In the frantic bid to avert a default on the nation’s debt, Senate Republican leader Mitch McConnell held a position of unusual power — as the one who orchestrated both the problem and the solution.
McConnell is no longer the majority leader, but he is exerting his minority status in convoluted and uncharted ways, all in an effort to stop President Joe Biden’s domestic agenda and even if doing so pushes the country toward grave economic uncertainty.
All said, the outcome of this debt crisis leaves zero confidence there won’t be a next one. In fact, McConnell engineered an end to the standoff that ensures Congress will be in the same spot in December when funding to pay America’s bills next runs out. That means another potentially devastating debt showdown, all as the COVID-19 crisis lingers and the economy struggles to recover.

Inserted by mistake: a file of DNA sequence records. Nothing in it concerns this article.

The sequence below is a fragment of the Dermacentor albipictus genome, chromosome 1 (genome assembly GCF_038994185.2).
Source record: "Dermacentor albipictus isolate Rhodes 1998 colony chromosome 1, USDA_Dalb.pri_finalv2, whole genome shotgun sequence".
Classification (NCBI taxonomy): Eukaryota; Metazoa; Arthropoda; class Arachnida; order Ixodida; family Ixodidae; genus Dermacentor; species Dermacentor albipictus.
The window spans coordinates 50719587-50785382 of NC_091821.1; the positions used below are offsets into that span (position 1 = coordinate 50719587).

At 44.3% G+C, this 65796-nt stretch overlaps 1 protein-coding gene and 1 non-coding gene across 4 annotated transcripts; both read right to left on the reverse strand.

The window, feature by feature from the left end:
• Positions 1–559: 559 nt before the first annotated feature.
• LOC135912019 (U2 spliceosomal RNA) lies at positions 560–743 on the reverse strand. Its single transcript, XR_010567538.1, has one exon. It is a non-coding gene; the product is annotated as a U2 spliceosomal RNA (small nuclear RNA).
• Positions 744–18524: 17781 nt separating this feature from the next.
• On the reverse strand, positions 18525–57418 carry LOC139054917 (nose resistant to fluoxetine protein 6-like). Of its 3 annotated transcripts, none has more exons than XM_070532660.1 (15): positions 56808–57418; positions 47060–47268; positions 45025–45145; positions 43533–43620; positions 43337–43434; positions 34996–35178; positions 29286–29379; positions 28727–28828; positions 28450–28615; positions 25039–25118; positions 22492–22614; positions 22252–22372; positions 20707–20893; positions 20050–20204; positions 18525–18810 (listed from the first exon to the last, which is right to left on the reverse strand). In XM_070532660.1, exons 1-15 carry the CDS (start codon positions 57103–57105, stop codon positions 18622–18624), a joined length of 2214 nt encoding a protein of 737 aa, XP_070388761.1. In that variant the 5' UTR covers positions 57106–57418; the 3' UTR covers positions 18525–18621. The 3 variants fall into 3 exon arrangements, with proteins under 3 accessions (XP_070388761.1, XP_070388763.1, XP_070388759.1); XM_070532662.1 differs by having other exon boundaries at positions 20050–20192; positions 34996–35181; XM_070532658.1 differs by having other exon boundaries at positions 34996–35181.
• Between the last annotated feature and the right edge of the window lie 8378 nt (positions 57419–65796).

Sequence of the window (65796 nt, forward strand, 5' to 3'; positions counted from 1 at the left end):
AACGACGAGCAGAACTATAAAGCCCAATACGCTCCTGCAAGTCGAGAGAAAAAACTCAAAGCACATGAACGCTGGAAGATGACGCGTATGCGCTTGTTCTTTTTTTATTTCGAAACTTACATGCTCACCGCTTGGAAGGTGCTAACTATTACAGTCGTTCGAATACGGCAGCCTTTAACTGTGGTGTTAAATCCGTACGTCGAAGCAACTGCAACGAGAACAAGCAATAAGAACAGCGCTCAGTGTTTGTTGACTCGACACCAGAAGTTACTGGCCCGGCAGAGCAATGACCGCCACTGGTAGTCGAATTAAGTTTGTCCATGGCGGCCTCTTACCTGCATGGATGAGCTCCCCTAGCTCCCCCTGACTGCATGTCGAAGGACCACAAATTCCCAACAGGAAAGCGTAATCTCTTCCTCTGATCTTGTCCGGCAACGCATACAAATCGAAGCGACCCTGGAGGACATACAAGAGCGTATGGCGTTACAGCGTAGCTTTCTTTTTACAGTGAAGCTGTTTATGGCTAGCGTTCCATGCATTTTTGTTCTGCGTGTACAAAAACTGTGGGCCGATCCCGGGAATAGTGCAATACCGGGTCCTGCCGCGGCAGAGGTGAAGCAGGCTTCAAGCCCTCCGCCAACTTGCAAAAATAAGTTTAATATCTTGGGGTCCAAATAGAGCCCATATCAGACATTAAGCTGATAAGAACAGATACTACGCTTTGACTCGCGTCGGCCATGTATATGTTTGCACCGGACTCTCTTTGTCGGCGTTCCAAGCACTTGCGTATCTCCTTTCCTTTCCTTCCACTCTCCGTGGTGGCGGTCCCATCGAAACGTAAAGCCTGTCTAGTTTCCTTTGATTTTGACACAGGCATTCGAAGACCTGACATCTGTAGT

“Mitch McConnell loves chaos,” said Sen. Sherrod Brown, D-Ohio, chairman of the Senate Banking, Housing and Urban Affairs Committee. “He’s a very smart tactician and strategist, but the country pays the price so often for what he does.”